How to Make a Book Cover Stand Out: 5 Best Practices for Nonfiction Authors
To make your nonfiction book cover stand out from the crowd, you’ll need to learn and apply the best practices in the genre. In this article, I’ll teach you five perennial best practices that are used by the pros year in and year out to create compelling covers for their books.
The Five Best Practices for Nonfiction Book Cover Design:
#1) Make your Title Short and Catchy
Over the last twenty years or so, there’s been a trend in the nonfiction genre from longer titles and shorter subtitles to shorter titles with longer subtitles.
A classic example from the old days is The 7 Habits of Highly Effective People. Even though this title is a bit of a mouthful, it does say all you need to know about the contents of the book.
However, with the migration of book discovery from the offline to the online worlds, ruled by small smartphone-sized screens, you’d now find it challenging to clearly make out all these words from a tiny thumbprint image.
As a result, books put out by publishers and self-published authors alike have been trending toward short titles in the 1-5-word range with longer subtitles used to expand on the book’s main premise.
Here are some examples:
- Quiet: The Power of Introverts in a World that Can’t Stop Talking
- Yes!: 50 Scientifically Proven Ways to Be Persuasive
- The E-Myth Revisited: Why Most Small Businesses Don’t Work and What to Do About It
Also, in this age of digital minimalism coupled with excessive marketing noise, it’s important to ensure that you take advantage of your cover imagery to complement your message, which brings us to our next best practice.
#2) Use Book Cover Images that Reflect the Aspirations of Your Target Audience
In order to compensate for the limited physical real estate of book covers viewed online, and the limited mental real estate of customers who are bombarded with marketing messages day in and day out, you’ll need to rely more than ever on your cover imagery to paint a clear picture of your book.
This wasn’t an issue when The 7 Habits was released back in the late 80s – in fact, the original book cover had no imagery whatsoever, just a background color behind the title with some strategic underlining.
But today, you have to lean more than ever on book-cover visuals to complement your title. In fact, for maximum effect, you want to choose illustrations or photographs that clearly reflect the aspirations of your target audience.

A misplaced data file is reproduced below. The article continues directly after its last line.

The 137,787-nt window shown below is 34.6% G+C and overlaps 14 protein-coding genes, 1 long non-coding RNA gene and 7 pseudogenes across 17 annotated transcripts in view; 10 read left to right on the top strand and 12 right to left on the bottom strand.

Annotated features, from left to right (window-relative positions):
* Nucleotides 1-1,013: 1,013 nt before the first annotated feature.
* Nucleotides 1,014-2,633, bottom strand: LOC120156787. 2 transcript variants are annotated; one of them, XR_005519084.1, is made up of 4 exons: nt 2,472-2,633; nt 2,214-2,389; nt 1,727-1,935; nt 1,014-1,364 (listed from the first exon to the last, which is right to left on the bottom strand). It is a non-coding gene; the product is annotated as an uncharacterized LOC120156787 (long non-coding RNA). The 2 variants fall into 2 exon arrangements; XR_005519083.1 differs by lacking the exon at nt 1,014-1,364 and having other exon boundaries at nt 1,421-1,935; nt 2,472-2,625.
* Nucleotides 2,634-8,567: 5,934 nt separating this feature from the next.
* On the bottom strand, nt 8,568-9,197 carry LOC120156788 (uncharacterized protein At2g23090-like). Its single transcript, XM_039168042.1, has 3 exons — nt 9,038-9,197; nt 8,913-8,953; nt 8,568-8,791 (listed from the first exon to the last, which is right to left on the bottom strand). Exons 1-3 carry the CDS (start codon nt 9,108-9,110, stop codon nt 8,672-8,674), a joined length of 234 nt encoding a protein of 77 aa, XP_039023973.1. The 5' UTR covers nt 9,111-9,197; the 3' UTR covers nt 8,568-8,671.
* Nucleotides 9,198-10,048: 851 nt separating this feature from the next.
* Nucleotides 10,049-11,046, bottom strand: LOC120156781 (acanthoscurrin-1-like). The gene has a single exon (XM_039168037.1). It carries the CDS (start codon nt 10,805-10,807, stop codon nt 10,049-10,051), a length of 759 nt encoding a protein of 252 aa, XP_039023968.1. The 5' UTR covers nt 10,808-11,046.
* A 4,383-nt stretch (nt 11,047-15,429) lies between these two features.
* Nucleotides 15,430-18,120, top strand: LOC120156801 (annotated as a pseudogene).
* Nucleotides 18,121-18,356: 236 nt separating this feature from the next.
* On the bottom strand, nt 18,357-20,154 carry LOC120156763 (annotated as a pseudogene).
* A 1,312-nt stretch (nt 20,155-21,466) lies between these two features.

In other words, you want to reflect back to them the way they’d like to see themselves after they put the strategies of your book into action.
For example, the book The 90 Second Fitness Solution: The most efficient workout ever for a healthier, stronger, younger you naturally shows photographs of very fit people during a workout, and the book The 4-Hour Workweek: Escape 9-5, Live Anywhere and Join the new rich shows an image depicting a person lounging on a hammock with the sun setting behind.
#3) Use a Color Scheme in Line with the Expectations of Your Niche
When it comes to the color palette for your book cover, there are unlimited choices and combinations available to you, making the task of choosing the right color appear to be overwhelming.
Since colors are very subjective, you certainly don’t want to make a mistake and risk being labeled amateurish or inappropriate by the buying public.
Fortunately, different niches tend to gravitate to specific color patterns that align with the expectations of their audience.
For example, you wouldn’t want to use red for the cover of a book on investment advice, since red is typically associated with financial loss. Likewise, you wouldn’t want to color a cookbook in a way that’s not reflective of the type of cuisine that your book conveys.
Keep in mind that colors have the ability to trigger an emotional response in your readers and you want to make sure that this response is always positive and in line with your niche.